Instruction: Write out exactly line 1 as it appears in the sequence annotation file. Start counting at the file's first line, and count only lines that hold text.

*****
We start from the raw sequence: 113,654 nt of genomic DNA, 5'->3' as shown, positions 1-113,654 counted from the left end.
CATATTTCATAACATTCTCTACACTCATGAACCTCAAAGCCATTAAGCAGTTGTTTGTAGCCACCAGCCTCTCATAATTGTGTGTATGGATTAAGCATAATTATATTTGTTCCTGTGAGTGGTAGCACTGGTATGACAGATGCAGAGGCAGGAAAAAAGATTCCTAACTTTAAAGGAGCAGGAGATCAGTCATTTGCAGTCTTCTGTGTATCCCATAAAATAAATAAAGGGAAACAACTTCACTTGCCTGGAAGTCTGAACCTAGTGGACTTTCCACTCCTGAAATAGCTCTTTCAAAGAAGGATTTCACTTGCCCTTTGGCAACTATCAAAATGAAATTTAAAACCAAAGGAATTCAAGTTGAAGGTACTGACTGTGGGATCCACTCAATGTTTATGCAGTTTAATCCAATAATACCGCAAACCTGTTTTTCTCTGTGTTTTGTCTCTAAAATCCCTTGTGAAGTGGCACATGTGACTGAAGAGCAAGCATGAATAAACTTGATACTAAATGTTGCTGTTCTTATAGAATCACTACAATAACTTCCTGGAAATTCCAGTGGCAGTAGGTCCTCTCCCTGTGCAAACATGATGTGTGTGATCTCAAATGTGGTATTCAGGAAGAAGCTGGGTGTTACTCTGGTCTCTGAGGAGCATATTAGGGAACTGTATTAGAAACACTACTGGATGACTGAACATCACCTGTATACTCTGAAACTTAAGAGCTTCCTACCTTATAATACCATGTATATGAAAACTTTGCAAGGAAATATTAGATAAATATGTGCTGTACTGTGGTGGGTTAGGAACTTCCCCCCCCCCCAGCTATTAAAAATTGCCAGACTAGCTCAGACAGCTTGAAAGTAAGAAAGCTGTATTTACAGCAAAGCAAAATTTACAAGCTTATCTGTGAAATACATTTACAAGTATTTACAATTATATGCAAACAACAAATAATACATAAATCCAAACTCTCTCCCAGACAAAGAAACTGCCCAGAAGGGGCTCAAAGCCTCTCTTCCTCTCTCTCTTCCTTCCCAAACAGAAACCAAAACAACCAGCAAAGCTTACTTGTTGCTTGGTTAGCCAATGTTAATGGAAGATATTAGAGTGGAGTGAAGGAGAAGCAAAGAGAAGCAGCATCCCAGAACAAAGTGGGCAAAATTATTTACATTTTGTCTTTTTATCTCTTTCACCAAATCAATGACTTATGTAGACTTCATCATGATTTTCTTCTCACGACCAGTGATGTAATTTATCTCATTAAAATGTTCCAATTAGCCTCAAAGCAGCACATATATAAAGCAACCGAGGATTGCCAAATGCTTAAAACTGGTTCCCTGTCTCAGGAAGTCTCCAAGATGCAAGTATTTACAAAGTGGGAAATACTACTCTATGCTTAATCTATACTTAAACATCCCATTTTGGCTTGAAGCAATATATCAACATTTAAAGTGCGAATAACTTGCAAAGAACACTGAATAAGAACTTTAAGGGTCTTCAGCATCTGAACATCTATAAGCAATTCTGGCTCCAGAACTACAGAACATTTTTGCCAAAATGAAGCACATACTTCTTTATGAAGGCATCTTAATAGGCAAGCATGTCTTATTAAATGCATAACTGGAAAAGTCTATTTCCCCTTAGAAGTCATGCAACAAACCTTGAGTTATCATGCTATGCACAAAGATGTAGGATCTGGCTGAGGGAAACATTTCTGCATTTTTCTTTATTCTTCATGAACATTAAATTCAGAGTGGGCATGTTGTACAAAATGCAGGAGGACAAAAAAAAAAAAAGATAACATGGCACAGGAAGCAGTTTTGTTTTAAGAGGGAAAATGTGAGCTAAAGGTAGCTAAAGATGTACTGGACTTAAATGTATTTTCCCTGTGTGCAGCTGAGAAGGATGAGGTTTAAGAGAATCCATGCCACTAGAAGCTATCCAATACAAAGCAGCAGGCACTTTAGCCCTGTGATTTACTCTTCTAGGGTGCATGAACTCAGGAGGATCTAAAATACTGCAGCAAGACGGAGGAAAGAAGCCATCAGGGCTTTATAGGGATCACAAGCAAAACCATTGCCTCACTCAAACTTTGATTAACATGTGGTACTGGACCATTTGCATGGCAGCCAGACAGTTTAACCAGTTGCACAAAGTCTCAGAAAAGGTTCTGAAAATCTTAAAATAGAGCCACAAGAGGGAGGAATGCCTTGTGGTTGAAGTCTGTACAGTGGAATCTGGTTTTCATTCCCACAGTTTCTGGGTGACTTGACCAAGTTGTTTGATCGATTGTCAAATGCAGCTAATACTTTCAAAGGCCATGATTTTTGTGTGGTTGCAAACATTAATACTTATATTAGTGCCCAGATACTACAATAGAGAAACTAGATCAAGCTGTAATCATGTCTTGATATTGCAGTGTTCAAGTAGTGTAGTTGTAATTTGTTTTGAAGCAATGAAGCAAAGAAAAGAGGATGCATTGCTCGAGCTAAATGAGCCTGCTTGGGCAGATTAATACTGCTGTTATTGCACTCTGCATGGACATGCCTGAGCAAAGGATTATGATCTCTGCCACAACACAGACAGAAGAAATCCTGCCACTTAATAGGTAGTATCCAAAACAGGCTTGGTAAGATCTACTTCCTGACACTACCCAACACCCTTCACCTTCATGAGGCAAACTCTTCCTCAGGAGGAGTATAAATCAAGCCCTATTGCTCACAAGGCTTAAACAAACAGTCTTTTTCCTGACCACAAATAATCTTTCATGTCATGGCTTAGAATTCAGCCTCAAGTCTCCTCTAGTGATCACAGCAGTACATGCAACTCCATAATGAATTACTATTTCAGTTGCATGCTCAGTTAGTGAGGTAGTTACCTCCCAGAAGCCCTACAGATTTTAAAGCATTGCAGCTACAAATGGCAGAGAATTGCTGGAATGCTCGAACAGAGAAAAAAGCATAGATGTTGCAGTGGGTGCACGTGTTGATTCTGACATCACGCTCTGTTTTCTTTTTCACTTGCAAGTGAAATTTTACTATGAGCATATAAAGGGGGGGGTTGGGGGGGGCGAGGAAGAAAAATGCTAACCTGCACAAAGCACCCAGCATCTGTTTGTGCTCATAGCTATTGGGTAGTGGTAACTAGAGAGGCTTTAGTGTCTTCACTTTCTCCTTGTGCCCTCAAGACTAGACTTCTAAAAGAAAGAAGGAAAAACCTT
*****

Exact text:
We start from the raw sequence: 113,654 nt of genomic DNA, 5'->3' as shown, positions 1-113,654 counted from the left end.